Temporary and Emergency Changes to Medicare’s Payment of Virtual Services
Alert by David Givens
The Centers for Medicare & Medicaid Services (CMS) is expanding access to telehealth services on a temporary and emergency basis retroactive to March 1, 2020. Telehealth, or Telemedicine, refers to the exchange of medical information from one site to another through electronic communication to improve a patient’s health. During the COVID-19 pandemic, individuals can use commonly available interactive apps to visit with their clinicians. Importantly, any technology with audio and video can be used, meaning people with Medicare can receive care at home or in a nursing or assisted living facility. Telehealth will allow suspected and confirmed COVID-19 patients to remain in isolation and prevent spreading the virus. It will also allow Medicare patients who are not infected to get care without possible exposure.
Practitioners who can furnish and get payment for covered telehealth services, subject to state law, include physicians, nurse practitioners, physician assistants, nurse midwives, certified nurse anesthetists, clinical psychologists, clinical social workers, registered dieticians, and nutrition professionals. In addition, CMS is allowing physicians to supervise their clinical staff using virtual technologies when appropriate. Medicare beneficiaries can receive specified services through telehealth, including evaluation and management visits, common office visits, mental health counseling, and preventive health screenings. Telehealth visits may also include emergency department visits, initial nursing facility and discharge visits, home visits, and therapy services, which must be provided by a clinician authorized to provide telehealth. New patients may now stay at home and have a telehealth visit with their provider.
CMS is also allowing telehealth to fulfill many face-to-face visit requirements for clinicians to see their patients in inpatient rehabilitation facilities, hospice, and home health. CMS also permits clinicians to provide remote physiologic monitoring services to patients with acute and chronic conditions. For example, CMS is permitting remote monitoring of a patient’s oxygen saturation levels using pulse oximetry.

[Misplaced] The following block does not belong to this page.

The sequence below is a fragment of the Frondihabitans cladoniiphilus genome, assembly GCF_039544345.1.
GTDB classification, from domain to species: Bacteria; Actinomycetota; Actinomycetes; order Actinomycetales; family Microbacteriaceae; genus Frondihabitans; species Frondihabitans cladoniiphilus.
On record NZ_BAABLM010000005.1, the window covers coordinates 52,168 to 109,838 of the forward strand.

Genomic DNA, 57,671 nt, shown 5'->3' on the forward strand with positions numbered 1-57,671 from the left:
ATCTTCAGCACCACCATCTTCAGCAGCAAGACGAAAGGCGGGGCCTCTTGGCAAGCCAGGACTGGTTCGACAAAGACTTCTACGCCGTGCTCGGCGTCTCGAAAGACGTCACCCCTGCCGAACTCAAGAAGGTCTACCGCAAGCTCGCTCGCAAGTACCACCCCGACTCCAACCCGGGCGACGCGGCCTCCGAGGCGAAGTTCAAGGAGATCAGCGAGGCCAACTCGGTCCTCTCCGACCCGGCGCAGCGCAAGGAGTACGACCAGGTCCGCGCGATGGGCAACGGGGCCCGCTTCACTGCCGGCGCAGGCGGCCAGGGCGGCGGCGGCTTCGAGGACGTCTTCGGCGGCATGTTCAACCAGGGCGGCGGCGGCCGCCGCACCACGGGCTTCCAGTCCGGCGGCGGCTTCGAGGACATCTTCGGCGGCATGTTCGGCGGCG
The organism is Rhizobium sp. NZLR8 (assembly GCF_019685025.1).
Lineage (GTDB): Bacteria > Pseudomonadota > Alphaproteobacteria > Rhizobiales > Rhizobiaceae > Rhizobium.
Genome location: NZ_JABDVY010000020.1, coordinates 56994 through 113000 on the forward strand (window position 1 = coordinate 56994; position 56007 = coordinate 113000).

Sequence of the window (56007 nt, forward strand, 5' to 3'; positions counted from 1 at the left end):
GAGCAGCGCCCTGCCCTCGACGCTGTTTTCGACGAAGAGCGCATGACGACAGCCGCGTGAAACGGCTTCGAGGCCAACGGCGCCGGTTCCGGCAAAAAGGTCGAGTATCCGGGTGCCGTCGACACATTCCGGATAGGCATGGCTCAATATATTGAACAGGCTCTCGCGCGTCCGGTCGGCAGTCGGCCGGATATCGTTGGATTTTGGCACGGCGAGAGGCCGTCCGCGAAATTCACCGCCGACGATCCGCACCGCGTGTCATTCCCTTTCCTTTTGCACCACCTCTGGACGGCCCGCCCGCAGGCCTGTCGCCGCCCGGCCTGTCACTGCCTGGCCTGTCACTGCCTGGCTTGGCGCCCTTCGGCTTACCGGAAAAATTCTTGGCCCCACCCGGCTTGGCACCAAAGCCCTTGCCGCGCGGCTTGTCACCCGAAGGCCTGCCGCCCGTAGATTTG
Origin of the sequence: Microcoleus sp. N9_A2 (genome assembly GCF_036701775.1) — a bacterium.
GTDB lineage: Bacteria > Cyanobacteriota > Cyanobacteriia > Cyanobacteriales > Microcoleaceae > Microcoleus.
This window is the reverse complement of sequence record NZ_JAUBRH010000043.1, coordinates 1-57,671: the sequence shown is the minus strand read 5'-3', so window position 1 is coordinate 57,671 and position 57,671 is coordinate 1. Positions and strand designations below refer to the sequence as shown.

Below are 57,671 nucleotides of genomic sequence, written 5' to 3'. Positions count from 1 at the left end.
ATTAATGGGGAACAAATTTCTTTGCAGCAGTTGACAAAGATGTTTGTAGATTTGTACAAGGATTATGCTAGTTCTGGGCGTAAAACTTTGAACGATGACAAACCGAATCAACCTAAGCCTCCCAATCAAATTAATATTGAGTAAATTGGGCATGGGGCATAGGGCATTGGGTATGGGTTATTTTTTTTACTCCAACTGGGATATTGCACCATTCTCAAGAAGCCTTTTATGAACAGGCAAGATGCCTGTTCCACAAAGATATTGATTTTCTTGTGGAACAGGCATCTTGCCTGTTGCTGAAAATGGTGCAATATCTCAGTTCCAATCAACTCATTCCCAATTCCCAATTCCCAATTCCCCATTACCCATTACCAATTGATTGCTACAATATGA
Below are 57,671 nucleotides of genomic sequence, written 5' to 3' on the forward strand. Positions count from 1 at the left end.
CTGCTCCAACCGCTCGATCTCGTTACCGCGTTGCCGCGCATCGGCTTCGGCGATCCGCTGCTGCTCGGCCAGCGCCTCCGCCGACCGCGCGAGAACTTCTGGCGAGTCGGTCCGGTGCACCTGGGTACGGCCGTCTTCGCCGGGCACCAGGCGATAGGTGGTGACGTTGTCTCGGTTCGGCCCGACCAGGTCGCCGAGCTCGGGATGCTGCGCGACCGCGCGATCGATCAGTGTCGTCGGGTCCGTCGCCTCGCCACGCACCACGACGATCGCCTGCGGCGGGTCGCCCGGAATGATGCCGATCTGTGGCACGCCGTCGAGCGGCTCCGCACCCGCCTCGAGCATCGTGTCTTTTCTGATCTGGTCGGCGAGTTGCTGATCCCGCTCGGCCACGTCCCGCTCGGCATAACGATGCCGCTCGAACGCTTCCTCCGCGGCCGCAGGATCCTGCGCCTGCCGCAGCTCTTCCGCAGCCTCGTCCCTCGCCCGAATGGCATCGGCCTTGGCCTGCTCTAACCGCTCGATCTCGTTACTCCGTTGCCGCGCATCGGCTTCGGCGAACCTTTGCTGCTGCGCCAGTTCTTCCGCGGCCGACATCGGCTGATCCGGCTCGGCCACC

Home health agencies can also provide more services to beneficiaries using telehealth, as long as it is part of the patient’s Plan of Care and does not replace needed in-person visits as ordered on the Plan of Care. If a physician determines that a Medicare beneficiary should not leave home because of a medical contraindication, or due to suspected or confirmed COVID-19 infection, and the beneficiary needs skilled services, he or she will be considered homebound and qualify for the Medicare Home Health Benefit. As a result, the beneficiary can receive services at home. Hospice providers can also provide services to a Medicare patient receiving routine home care through telehealth if it is feasible and appropriate to do so.
CMS maintains a list of services that are normally furnished in person that may be temporarily furnished via Medicare telehealth. This list can be found at https://www.cms.gov/Medicare/Medicare-General-Information/Telehealth/Telehealth-Codes
Disclaimer – This article was prepared as an educational document and is not intended as legal advice. The information provided is only a general overview and is not intended to take the place of either the written law or regulations. Readers are encouraged to review the specific statutes, regulations and other interpretive materials published by CMS for a full understanding of their contents.